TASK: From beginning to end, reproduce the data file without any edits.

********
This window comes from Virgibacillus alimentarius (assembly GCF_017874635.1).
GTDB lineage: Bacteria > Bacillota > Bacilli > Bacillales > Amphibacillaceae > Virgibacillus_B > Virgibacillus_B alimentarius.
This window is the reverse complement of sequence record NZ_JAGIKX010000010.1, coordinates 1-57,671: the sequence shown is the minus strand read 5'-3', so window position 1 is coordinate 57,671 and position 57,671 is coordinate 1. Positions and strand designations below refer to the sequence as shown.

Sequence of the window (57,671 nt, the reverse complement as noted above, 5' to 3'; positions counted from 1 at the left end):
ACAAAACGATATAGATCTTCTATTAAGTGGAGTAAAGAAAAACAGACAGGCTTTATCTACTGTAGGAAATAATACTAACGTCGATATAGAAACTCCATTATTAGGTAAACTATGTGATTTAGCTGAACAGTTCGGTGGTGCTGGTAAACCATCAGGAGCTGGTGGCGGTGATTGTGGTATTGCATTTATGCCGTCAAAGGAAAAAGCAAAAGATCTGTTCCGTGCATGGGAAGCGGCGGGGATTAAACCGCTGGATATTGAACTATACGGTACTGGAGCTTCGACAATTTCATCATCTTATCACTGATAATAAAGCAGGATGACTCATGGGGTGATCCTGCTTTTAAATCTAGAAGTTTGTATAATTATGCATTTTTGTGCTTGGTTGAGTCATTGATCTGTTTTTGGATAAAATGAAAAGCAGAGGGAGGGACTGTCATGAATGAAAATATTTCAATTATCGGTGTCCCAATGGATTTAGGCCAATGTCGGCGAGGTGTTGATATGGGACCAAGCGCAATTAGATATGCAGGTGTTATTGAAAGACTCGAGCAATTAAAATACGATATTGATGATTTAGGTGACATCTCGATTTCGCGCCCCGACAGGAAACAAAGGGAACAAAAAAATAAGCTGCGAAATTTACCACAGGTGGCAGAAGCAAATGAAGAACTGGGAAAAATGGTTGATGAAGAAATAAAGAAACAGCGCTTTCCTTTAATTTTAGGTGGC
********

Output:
This window comes from Virgibacillus alimentarius (assembly GCF_017874635.1).
GTDB lineage: Bacteria > Bacillota > Bacilli > Bacillales > Amphibacillaceae > Virgibacillus_B > Virgibacillus_B alimentarius.
This window is the reverse complement of sequence record NZ_JAGIKX010000010.1, coordinates 1-57,671: the sequence shown is the minus strand read 5'-3', so window position 1 is coordinate 57,671 and position 57,671 is coordinate 1. Positions and strand designations below refer to the sequence as shown.

Sequence of the window (57,671 nt, the reverse complement as noted above, 5' to 3'; positions counted from 1 at the left end):
ACAAAACGATATAGATCTTCTATTAAGTGGAGTAAAGAAAAACAGACAGGCTTTATCTACTGTAGGAAATAATACTAACGTCGATATAGAAACTCCATTATTAGGTAAACTATGTGATTTAGCTGAACAGTTCGGTGGTGCTGGTAAACCATCAGGAGCTGGTGGCGGTGATTGTGGTATTGCATTTATGCCGTCAAAGGAAAAAGCAAAAGATCTGTTCCGTGCATGGGAAGCGGCGGGGATTAAACCGCTGGATATTGAACTATACGGTACTGGAGCTTCGACAATTTCATCATCTTATCACTGATAATAAAGCAGGATGACTCATGGGGTGATCCTGCTTTTAAATCTAGAAGTTTGTATAATTATGCATTTTTGTGCTTGGTTGAGTCATTGATCTGTTTTTGGATAAAATGAAAAGCAGAGGGAGGGACTGTCATGAATGAAAATATTTCAATTATCGGTGTCCCAATGGATTTAGGCCAATGTCGGCGAGGTGTTGATATGGGACCAAGCGCAATTAGATATGCAGGTGTTATTGAAAGACTCGAGCAATTAAAATACGATATTGATGATTTAGGTGACATCTCGATTTCGCGCCCCGACAGGAAACAAAGGGAACAAAAAAATAAGCTGCGAAATTTACCACAGGTGGCAGAAGCAAATGAAGAACTGGGAAAAATGGTTGATGAAGAAATAAAGAAACAGCGCTTTCCTTTAATTTTAGGTGGC